Another one of the underrated flavors, lime gives a sweet shot of flavor in a lot of things without the tang of a lemon. It goes well in a lot of things, and can be an unexpectedly pleasant ingredient in a lot of foods in which you wouldn't otherwise expect to see a fruit. Actual lime is beneficial for health, so if you add lime, be sure it isn't an imitation.
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Lime is a term referring to a number of different fruits, both species and hybrids and generally citruses, which have their origin in the Himalayan region of India and which are typically round, green to yellow in colour, 3–6 cm in diameter, and generally containing sour and acidic pulp. They are frequently associated with the lemon. Limes are often used to accent the flavours of foods and beverages. They are usually smaller than lemons, and a good source of vitamin C. Limes are grown all year round and are usually sweeter than lemons.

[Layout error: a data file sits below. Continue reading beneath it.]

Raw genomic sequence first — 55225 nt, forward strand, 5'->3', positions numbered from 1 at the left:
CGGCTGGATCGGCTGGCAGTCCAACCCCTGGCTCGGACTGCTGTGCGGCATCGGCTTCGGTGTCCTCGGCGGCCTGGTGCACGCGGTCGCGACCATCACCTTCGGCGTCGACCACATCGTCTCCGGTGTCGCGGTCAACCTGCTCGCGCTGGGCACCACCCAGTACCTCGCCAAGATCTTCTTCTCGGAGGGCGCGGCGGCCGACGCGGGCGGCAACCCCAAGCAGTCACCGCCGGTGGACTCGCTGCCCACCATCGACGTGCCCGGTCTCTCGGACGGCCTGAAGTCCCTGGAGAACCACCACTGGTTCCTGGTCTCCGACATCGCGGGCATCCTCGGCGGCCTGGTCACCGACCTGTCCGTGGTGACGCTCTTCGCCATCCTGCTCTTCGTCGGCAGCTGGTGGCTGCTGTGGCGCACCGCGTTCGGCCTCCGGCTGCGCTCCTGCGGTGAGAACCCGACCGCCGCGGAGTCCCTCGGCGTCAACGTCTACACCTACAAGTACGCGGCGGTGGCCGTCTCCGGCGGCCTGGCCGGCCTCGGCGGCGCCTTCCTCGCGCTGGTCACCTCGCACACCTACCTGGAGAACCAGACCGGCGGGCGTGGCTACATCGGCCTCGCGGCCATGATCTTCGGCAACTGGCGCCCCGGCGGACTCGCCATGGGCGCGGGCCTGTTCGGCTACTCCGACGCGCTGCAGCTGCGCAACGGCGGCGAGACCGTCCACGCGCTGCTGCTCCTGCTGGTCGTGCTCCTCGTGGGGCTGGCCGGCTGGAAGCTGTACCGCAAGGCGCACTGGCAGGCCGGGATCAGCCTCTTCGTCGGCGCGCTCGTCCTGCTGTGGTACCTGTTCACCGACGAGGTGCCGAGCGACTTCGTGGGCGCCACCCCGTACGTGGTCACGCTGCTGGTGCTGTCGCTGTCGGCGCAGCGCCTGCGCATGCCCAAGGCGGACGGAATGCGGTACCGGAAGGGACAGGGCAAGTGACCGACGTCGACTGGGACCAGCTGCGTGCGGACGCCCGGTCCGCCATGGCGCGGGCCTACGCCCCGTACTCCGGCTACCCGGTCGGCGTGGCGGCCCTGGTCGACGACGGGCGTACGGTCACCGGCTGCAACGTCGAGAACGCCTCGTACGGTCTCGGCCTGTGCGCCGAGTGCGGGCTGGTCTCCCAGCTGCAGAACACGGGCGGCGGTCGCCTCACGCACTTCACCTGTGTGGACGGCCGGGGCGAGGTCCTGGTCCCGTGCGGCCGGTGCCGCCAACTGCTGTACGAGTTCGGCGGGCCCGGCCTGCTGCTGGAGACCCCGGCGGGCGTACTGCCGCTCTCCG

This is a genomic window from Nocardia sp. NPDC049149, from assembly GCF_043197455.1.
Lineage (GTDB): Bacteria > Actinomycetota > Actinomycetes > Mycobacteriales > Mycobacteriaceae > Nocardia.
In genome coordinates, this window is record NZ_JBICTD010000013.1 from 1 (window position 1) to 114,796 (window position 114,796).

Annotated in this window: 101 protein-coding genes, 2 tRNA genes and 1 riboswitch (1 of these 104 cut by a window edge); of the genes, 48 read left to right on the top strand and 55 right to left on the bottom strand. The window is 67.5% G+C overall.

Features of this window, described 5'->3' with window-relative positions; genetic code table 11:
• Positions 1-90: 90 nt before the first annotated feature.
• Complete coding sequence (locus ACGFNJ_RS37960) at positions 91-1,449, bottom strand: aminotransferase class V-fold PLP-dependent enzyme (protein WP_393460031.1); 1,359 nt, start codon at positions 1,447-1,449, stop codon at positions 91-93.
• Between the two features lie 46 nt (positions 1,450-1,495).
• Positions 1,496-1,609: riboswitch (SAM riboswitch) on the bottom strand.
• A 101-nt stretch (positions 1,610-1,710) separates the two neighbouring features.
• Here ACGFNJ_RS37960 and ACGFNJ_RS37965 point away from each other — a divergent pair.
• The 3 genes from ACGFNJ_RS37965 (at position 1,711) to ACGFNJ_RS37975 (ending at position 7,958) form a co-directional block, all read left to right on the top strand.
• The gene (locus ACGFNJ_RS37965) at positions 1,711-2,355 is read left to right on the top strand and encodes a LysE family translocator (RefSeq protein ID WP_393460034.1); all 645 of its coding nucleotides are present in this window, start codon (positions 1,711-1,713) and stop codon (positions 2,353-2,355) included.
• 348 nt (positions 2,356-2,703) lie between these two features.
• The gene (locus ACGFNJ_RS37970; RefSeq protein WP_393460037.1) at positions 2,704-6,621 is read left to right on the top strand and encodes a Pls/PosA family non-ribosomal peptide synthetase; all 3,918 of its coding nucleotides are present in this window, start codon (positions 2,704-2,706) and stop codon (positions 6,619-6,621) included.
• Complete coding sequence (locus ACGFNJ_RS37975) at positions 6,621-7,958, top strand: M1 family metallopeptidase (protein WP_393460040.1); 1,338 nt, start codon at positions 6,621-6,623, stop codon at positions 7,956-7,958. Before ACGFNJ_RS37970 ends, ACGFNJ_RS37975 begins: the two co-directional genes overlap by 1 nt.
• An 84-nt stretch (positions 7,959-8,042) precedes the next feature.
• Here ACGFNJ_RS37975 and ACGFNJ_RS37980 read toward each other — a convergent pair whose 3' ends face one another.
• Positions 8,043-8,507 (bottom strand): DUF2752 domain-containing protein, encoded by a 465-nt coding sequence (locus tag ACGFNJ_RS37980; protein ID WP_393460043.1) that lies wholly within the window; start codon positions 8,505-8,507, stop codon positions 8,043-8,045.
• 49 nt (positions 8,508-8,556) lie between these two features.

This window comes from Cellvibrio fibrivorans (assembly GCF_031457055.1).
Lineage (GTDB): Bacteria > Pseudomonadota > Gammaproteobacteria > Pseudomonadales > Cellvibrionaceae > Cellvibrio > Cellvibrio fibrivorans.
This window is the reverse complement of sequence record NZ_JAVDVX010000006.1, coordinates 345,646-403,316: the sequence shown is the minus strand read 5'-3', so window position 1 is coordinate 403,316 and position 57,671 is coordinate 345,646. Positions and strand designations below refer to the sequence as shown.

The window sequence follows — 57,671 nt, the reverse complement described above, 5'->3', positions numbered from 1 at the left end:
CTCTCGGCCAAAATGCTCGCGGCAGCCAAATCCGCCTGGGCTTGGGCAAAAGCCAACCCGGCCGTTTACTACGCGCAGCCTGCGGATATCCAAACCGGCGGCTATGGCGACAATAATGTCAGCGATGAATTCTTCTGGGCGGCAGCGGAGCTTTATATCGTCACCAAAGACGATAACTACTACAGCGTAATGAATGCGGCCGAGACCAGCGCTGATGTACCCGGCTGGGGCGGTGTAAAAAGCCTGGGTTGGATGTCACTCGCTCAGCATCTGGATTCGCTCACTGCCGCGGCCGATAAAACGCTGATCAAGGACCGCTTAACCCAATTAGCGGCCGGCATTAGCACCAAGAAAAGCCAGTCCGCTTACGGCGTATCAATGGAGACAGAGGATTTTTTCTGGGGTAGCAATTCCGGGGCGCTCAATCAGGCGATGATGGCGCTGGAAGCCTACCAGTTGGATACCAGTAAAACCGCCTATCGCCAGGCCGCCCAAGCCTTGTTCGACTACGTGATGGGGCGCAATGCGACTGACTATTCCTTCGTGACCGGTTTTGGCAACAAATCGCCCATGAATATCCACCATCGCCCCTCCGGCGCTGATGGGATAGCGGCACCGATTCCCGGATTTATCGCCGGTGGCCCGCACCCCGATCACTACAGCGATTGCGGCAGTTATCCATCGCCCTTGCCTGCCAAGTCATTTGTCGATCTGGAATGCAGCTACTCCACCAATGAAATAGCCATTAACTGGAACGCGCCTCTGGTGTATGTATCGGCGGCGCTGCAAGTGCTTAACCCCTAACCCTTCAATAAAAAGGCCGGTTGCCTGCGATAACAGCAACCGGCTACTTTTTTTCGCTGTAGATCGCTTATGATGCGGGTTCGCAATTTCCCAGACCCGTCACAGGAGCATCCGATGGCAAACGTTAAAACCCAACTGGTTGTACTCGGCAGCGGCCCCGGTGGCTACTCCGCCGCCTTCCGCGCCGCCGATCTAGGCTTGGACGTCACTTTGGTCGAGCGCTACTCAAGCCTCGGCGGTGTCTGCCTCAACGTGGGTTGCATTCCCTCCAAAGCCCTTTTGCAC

Limes are a small citrus fruit, Citrus aurantifolia, whose skin and flesh are green in colour and which have an oval or round shape with a diameter between one to two inches. Limes can either be sour or sweet, with the latter not readily available in the United States. Sour limes possess a greater sugar and citric acid content than lemons and feature an acidic and tart taste, while sweet limes lack citric acid content and are sweet in flavour.
In cooking, lime is valued both for the acidity of its juice and the floral aroma of its zest. It is a very common ingredient in authentic Mexican, Southwestern United States and Thai dishes. It is also used for its pickling properties in ceviche. Additionally, the leaves of lime are used in southeast Asian cuisine. The use of dried limes (called black lime or loomi) as a flavouring is typical of Persian cuisine and Iraqi cuisine, as well as in Gulf-style baharat (a spice mixture that is also ...